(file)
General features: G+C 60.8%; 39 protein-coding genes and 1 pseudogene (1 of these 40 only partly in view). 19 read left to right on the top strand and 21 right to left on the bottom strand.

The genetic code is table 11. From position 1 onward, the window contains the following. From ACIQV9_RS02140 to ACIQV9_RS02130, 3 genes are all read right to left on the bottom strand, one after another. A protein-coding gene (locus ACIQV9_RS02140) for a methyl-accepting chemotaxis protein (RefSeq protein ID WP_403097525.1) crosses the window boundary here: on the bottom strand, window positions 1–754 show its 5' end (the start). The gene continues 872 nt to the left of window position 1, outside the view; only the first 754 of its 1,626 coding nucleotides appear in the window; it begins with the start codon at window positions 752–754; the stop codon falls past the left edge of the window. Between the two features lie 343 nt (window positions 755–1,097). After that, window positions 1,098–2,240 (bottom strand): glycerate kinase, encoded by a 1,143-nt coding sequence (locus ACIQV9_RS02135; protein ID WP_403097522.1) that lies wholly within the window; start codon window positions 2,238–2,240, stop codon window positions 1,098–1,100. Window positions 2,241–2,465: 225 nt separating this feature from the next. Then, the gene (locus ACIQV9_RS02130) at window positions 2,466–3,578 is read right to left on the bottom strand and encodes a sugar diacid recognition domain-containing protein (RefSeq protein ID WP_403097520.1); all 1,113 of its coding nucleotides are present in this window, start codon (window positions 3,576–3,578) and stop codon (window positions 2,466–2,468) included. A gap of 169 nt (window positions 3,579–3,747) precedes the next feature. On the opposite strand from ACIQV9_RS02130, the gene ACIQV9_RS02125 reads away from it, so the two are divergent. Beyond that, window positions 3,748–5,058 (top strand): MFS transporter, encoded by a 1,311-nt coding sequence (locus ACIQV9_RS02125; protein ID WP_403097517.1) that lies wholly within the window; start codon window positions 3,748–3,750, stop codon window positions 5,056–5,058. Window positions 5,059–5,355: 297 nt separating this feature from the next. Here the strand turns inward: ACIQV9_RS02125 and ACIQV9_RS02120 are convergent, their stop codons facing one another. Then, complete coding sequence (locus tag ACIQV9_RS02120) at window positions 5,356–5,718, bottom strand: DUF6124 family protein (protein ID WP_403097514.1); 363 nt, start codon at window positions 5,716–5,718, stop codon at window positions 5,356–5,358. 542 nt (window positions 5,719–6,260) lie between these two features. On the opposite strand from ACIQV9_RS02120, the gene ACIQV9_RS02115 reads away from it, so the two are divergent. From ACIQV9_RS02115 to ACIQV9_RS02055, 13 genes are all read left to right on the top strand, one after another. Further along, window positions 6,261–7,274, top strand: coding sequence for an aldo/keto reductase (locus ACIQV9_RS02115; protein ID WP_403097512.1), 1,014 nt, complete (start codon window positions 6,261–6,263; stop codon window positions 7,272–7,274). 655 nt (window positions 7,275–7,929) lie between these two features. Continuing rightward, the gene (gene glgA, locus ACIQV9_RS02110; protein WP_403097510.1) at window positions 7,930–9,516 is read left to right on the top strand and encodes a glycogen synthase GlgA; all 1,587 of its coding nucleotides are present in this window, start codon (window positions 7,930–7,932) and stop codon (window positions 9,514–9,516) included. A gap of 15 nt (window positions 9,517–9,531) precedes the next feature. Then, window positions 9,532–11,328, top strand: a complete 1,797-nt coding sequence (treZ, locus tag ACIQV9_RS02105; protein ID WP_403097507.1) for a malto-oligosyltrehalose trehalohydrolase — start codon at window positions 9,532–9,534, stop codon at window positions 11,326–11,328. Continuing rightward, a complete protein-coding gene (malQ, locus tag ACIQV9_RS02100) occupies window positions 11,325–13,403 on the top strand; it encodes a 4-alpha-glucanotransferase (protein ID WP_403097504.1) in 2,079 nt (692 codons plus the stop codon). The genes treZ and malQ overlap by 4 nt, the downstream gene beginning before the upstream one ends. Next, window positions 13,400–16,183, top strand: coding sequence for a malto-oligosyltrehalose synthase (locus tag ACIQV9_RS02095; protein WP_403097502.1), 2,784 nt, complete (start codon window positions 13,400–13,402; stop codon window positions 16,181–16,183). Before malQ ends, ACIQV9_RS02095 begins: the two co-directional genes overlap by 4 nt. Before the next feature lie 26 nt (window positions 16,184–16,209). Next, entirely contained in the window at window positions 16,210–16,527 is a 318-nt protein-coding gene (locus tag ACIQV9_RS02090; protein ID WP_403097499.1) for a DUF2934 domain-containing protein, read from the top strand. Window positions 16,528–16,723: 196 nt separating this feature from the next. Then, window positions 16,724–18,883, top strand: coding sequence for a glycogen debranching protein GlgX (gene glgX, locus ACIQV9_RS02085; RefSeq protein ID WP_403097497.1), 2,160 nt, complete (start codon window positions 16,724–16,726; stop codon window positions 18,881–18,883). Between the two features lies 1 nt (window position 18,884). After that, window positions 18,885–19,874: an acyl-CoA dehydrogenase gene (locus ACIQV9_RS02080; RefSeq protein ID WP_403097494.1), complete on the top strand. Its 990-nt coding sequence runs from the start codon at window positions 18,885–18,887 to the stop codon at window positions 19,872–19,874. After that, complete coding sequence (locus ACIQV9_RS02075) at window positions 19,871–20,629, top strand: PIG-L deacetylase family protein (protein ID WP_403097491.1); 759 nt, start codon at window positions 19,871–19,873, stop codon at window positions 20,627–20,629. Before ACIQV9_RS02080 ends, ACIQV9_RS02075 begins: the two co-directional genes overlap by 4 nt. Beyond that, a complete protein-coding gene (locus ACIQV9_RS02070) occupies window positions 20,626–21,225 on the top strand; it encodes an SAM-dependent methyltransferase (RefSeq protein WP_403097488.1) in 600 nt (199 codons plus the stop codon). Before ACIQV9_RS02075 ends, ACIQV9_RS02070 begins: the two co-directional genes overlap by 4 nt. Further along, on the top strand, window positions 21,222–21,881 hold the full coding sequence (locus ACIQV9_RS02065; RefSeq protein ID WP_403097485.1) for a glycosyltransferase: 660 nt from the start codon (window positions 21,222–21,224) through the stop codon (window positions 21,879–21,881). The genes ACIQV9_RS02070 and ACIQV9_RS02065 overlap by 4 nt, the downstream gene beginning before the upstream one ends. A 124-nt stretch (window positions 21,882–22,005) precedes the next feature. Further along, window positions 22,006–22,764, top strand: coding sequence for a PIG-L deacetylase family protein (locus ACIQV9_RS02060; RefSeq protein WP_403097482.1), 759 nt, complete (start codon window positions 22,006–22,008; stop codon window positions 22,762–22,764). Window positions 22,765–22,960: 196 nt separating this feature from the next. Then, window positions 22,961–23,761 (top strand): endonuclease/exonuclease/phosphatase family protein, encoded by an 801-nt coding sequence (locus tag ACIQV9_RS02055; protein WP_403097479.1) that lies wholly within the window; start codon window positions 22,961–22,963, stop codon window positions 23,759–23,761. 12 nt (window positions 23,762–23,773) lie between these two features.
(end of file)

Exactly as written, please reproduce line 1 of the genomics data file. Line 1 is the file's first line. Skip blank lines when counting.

General features: G+C 60.8%; 39 protein-coding genes and 1 pseudogene (1 of these 40 only partly in view). 19 read left to right on the top strand and 21 right to left on the bottom strand.